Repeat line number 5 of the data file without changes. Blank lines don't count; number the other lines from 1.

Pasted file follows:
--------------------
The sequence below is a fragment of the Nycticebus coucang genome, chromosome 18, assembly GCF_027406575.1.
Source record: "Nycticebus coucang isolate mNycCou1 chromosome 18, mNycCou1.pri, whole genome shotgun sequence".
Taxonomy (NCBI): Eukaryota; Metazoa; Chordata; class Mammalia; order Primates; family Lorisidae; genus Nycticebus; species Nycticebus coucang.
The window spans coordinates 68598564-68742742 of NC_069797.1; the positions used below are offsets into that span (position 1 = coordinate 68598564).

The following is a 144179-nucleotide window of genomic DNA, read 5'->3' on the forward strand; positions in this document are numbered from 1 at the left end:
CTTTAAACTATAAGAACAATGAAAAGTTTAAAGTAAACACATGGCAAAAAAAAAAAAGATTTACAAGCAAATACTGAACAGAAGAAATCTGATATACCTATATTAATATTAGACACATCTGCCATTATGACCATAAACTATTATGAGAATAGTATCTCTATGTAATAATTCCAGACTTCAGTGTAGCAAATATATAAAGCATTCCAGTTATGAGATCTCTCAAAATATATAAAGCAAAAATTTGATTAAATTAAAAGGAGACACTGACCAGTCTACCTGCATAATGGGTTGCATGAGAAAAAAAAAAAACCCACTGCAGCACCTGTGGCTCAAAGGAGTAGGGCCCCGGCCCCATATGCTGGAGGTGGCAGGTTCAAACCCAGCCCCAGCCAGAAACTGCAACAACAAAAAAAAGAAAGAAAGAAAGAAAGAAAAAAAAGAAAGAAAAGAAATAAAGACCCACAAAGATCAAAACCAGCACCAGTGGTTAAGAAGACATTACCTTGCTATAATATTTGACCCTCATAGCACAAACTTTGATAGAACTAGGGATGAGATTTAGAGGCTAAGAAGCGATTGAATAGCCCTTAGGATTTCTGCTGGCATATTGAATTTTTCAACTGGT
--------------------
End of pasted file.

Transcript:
The following is a 144179-nucleotide window of genomic DNA, read 5'->3' on the forward strand; positions in this document are numbered from 1 at the left end: